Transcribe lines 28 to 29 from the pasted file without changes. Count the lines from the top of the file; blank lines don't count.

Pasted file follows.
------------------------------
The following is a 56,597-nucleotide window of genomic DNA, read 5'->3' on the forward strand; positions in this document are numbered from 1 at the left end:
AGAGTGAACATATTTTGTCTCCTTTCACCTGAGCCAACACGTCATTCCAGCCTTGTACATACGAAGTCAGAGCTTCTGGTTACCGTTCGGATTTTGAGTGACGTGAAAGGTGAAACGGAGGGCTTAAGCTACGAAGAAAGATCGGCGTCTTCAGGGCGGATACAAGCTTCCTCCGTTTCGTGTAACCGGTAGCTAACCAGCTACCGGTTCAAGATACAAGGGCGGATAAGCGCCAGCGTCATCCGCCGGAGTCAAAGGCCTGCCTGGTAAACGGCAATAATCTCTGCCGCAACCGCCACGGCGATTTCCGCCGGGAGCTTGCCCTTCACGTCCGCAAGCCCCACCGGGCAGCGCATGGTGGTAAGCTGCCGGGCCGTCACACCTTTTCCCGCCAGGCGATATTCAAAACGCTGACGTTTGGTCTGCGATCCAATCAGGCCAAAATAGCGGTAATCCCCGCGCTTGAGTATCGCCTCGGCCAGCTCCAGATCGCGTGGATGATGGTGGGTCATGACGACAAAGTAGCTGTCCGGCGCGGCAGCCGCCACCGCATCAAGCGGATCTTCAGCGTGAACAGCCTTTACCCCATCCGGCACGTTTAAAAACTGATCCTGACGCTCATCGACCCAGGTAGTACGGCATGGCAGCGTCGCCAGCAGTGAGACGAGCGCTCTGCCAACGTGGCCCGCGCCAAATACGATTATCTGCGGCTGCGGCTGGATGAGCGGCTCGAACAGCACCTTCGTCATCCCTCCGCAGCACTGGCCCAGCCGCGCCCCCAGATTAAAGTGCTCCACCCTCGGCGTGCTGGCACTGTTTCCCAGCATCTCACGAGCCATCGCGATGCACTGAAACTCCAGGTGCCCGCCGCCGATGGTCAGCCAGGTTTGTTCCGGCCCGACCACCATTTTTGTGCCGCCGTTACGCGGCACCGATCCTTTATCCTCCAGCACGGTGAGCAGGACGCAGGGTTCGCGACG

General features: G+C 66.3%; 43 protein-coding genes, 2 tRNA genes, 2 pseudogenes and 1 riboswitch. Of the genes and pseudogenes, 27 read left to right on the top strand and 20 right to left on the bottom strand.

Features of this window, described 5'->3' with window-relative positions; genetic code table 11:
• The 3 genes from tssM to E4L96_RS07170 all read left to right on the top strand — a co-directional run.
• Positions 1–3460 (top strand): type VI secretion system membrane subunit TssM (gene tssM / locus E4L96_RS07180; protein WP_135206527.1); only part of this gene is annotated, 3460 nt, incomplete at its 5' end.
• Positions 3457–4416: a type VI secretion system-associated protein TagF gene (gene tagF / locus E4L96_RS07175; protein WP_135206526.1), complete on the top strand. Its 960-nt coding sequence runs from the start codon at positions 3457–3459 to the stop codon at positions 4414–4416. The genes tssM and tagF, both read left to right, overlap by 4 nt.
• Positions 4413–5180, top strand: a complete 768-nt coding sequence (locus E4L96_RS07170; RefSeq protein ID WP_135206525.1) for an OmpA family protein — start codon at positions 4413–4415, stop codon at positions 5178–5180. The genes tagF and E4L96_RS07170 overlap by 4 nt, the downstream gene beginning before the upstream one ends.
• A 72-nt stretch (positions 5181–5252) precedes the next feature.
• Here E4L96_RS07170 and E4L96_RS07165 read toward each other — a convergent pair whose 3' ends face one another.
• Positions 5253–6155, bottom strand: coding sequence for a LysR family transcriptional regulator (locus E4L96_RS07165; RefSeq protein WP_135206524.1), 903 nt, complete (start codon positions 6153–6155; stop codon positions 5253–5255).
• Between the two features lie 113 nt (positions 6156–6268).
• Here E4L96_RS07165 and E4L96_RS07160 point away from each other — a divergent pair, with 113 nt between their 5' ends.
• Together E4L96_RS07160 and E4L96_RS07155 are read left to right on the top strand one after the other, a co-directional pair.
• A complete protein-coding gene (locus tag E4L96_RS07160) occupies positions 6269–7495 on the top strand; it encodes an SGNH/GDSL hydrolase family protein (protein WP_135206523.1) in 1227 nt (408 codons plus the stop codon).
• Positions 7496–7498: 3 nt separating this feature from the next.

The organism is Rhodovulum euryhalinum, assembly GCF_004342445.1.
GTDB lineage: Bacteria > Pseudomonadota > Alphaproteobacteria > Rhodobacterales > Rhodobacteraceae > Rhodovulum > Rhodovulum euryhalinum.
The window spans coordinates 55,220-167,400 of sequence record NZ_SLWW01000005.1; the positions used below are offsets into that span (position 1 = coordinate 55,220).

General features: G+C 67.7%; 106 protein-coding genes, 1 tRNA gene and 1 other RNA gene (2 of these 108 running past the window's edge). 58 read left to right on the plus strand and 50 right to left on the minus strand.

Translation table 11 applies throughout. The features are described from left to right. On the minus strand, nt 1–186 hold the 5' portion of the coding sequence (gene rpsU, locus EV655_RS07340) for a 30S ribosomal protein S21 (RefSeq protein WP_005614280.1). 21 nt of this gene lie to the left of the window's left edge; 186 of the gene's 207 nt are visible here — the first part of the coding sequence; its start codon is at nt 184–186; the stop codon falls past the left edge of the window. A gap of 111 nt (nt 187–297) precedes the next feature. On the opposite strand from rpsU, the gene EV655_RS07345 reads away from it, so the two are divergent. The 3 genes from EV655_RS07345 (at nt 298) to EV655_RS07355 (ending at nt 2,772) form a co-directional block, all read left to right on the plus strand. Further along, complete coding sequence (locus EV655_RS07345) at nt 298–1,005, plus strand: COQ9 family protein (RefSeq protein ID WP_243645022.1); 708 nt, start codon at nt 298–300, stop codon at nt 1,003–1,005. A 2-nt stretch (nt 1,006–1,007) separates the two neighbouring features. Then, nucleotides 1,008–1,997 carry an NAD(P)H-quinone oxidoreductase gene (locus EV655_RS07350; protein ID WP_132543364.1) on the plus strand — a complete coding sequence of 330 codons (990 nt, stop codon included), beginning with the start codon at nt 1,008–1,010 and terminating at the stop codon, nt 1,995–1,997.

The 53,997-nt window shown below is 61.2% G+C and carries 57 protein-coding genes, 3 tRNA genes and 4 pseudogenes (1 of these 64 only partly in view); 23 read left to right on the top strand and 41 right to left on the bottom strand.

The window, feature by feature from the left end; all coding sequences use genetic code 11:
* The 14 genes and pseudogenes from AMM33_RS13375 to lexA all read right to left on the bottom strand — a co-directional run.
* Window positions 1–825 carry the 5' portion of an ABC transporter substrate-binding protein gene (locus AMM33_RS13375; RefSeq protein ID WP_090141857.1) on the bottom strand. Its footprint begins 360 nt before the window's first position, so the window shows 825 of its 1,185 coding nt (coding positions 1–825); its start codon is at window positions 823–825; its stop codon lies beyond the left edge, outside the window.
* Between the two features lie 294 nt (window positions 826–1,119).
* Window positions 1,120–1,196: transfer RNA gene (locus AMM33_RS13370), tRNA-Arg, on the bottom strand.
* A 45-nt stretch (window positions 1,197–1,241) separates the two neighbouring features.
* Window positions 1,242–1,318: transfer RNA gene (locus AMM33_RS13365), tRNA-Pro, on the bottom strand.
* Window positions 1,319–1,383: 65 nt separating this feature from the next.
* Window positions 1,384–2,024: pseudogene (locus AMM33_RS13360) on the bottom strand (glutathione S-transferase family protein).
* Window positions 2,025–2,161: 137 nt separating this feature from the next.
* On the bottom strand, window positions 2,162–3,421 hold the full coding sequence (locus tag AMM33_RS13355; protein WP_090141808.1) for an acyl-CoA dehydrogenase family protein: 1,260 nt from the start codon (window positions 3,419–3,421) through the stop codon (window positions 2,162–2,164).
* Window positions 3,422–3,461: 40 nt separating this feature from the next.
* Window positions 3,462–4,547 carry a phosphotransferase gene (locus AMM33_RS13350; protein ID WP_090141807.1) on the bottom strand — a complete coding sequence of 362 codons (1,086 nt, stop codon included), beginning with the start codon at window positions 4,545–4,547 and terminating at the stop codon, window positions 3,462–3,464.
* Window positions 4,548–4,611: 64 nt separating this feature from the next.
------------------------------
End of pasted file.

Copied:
* A 45-nt stretch (window positions 1,197–1,241) separates the two neighbouring features.
* Window positions 1,242–1,318: transfer RNA gene (locus AMM33_RS13365), tRNA-Pro, on the bottom strand.